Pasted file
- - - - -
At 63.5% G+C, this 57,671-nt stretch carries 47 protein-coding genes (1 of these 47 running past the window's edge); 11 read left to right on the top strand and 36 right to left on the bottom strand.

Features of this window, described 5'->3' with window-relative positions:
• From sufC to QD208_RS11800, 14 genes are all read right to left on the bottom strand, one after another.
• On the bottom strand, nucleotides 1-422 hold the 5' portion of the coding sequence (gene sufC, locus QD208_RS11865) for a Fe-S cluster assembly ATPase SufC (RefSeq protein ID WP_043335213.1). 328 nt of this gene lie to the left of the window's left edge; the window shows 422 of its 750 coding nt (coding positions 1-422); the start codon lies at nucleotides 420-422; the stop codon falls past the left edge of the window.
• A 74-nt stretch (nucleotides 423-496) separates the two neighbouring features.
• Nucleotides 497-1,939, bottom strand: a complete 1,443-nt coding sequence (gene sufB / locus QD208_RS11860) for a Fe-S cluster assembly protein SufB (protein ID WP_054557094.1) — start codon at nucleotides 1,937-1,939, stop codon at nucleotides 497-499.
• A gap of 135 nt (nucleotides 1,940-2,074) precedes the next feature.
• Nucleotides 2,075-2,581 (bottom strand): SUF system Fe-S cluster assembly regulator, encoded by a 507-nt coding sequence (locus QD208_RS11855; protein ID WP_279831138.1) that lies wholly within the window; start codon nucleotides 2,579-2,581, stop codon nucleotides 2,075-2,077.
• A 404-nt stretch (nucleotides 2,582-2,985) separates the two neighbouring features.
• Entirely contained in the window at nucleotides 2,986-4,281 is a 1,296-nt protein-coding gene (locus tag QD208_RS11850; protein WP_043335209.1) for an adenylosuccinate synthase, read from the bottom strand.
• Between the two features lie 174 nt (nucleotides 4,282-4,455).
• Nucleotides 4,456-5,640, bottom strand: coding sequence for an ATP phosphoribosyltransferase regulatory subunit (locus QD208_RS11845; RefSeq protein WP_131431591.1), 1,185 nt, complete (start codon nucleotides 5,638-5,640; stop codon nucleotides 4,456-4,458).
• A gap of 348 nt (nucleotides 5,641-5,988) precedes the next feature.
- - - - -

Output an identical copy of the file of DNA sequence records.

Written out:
At 63.5% G+C, this 57,671-nt stretch carries 47 protein-coding genes (1 of these 47 running past the window's edge); 11 read left to right on the top strand and 36 right to left on the bottom strand.

Features of this window, described 5'->3' with window-relative positions:
• From sufC to QD208_RS11800, 14 genes are all read right to left on the bottom strand, one after another.
• On the bottom strand, nucleotides 1-422 hold the 5' portion of the coding sequence (gene sufC, locus QD208_RS11865) for a Fe-S cluster assembly ATPase SufC (RefSeq protein ID WP_043335213.1). 328 nt of this gene lie to the left of the window's left edge; the window shows 422 of its 750 coding nt (coding positions 1-422); the start codon lies at nucleotides 420-422; the stop codon falls past the left edge of the window.
• A 74-nt stretch (nucleotides 423-496) separates the two neighbouring features.
• Nucleotides 497-1,939, bottom strand: a complete 1,443-nt coding sequence (gene sufB / locus QD208_RS11860) for a Fe-S cluster assembly protein SufB (protein ID WP_054557094.1) — start codon at nucleotides 1,937-1,939, stop codon at nucleotides 497-499.
• A gap of 135 nt (nucleotides 1,940-2,074) precedes the next feature.
• Nucleotides 2,075-2,581 (bottom strand): SUF system Fe-S cluster assembly regulator, encoded by a 507-nt coding sequence (locus QD208_RS11855; protein ID WP_279831138.1) that lies wholly within the window; start codon nucleotides 2,579-2,581, stop codon nucleotides 2,075-2,077.
• A 404-nt stretch (nucleotides 2,582-2,985) separates the two neighbouring features.
• Entirely contained in the window at nucleotides 2,986-4,281 is a 1,296-nt protein-coding gene (locus tag QD208_RS11850; protein WP_043335209.1) for an adenylosuccinate synthase, read from the bottom strand.
• Between the two features lie 174 nt (nucleotides 4,282-4,455).
• Nucleotides 4,456-5,640, bottom strand: coding sequence for an ATP phosphoribosyltransferase regulatory subunit (locus QD208_RS11845; RefSeq protein WP_131431591.1), 1,185 nt, complete (start codon nucleotides 5,638-5,640; stop codon nucleotides 4,456-4,458).
• A gap of 348 nt (nucleotides 5,641-5,988) precedes the next feature.